A community for students.

Here's the question you clicked on:

55 members online
  • 0 replying
  • 0 viewing

elleblythe

  • one year ago

How did (2,4) become a point in the graph of f(x)=(x^2-4)/(x-2)?

  • This Question is Closed
  1. phi
    • one year ago
    Best Response
    You've already chosen the best response.
    Medals 1

    Strictly speaking (2,4) is not part of f(x) as defined. f(x)= x+2, for x \(\ne\) 2

  2. phi
    • one year ago
    Best Response
    You've already chosen the best response.
    Medals 1

    Yes, but "they" did it incorrectly. It this is in a book or question, I would ask the teacher about it... because (2,4) is not part of f(x)

  3. phi
    • one year ago
    Best Response
    You've already chosen the best response.
    Medals 1

    *IF this is...

  4. elleblythe
    • one year ago
    Best Response
    You've already chosen the best response.
    Medals 0

    |dw:1434548565383:dw| this is the graph my professor drew @phi

  5. phi
    • one year ago
    Best Response
    You've already chosen the best response.
    Medals 1

    ok, notice the circle at (2,4) is *open* that is how people show that a point is *not* on the line. at exactly (2,4) there is a "hole" in the line

  6. phi
    • one year ago
    Best Response
    You've already chosen the best response.
    Medals 1

    now the question is, "why is there a hole?" the answer: if you look at the original definition of f(x) you see you divide by (x-2) when x is exactly 2 that becomes (2-2) = 0 and we do not allow divide by 0 (the quotient is undefined) so we put an open circle at (2,4) to show that point is not on the line.

  7. elleblythe
    • one year ago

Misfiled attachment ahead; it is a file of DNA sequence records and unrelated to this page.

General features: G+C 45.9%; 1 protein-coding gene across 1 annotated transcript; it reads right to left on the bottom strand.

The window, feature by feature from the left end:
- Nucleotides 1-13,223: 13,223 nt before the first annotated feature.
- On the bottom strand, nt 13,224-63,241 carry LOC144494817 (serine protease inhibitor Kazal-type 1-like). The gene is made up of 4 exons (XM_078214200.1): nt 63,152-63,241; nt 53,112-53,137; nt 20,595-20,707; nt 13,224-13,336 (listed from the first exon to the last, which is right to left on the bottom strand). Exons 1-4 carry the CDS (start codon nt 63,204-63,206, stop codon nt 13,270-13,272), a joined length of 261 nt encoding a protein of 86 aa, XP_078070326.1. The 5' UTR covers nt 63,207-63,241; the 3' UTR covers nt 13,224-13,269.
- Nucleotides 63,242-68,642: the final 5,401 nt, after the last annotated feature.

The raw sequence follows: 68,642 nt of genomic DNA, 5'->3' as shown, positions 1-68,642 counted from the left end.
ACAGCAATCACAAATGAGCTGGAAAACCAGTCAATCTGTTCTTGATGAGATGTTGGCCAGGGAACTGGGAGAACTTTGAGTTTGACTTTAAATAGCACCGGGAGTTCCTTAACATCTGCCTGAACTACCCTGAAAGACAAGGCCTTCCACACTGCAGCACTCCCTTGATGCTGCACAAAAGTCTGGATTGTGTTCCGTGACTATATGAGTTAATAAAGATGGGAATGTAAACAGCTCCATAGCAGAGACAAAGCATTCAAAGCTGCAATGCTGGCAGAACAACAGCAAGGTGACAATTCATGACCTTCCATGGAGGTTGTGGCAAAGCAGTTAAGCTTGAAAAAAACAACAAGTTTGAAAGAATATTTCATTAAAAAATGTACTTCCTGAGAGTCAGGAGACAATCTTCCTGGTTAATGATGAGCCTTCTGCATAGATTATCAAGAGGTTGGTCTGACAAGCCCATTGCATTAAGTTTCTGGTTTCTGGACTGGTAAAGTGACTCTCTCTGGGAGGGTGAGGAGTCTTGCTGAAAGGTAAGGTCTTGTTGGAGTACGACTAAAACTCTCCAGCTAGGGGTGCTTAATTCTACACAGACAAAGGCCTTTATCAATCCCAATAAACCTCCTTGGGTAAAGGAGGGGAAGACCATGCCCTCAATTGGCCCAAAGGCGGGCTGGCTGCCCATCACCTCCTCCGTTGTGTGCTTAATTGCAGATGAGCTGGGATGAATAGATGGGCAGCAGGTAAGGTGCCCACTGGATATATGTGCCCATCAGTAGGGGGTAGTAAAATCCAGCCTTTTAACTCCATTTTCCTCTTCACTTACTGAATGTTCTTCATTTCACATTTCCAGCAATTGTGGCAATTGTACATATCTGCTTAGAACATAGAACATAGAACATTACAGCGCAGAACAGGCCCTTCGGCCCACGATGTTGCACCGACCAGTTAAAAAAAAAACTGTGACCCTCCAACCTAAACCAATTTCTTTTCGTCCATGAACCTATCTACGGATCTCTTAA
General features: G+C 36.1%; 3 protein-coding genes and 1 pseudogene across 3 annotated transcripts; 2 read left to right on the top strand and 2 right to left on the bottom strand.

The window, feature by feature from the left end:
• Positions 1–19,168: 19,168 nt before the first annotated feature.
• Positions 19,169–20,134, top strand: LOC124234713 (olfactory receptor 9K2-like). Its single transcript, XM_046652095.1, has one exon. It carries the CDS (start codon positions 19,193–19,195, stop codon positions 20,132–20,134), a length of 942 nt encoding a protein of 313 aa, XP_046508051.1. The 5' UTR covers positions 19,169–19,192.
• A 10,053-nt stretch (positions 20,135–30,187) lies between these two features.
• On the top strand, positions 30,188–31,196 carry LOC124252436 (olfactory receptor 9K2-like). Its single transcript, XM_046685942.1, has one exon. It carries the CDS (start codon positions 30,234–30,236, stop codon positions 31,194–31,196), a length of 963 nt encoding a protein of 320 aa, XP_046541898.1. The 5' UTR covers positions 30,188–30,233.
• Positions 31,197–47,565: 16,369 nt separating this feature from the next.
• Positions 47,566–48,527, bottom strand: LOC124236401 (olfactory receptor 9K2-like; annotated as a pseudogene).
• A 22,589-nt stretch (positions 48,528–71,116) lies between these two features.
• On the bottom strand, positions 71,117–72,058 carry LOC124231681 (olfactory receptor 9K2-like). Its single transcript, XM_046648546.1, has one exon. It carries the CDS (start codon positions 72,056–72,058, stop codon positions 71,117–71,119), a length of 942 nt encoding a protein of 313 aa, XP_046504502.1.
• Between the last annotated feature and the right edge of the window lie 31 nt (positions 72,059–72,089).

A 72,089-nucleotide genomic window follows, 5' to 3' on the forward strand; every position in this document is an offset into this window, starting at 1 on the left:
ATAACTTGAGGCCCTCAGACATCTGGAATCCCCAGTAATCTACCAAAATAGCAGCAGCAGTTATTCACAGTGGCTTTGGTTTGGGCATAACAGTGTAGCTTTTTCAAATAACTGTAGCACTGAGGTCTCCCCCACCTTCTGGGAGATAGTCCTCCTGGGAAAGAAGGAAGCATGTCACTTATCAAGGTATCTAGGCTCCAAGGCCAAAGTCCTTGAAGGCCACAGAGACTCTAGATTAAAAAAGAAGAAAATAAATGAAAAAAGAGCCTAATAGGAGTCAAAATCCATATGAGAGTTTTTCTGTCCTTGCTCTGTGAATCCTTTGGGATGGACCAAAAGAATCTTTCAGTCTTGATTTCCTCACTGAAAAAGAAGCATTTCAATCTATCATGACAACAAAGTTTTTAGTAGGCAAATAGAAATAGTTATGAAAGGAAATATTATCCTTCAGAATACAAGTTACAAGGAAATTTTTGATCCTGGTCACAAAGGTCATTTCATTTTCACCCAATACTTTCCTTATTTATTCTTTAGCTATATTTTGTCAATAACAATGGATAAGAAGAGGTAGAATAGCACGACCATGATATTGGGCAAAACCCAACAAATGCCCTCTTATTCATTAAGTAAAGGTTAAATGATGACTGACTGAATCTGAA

Best Response
    You've already chosen the best response.
    Medals 0

    @phi oh so was it just a random point? just to show the continuity of the line on the graph?

  8. phi
    • one year ago
    Best Response
    You've already chosen the best response.
    Medals 1

    no, not a random point. if you have time , see https://www.khanacademy.org/math/algebra2/polynomial_and_rational/simplifying-rational-expressions/v/simplifying-rational-expressions-introduction

  9. elleblythe
    • one year ago
    Best Response
    You've already chosen the best response.
    Medals 0

    @phi thanks for your help!

  10. Not the answer you are looking for?
    Search for more explanations.

    • Attachments:

Ask your own question

Sign Up
Find more explanations on OpenStudy
Privacy Policy

Your question is ready. Sign up for free to start getting answers.

spraguer (Moderator)
5 → View Detailed Profile

is replying to Can someone tell me what button the professor is hitting...

23

  • Teamwork 19 Teammate
  • Problem Solving 19 Hero
  • You have blocked this person.
  • ✔ You're a fan Checking fan status...

Thanks for being so helpful in mathematics. If you are getting quality help, make sure you spread the word about OpenStudy.

This is the testimonial you wrote.
You haven't written a testimonial for Owlfred.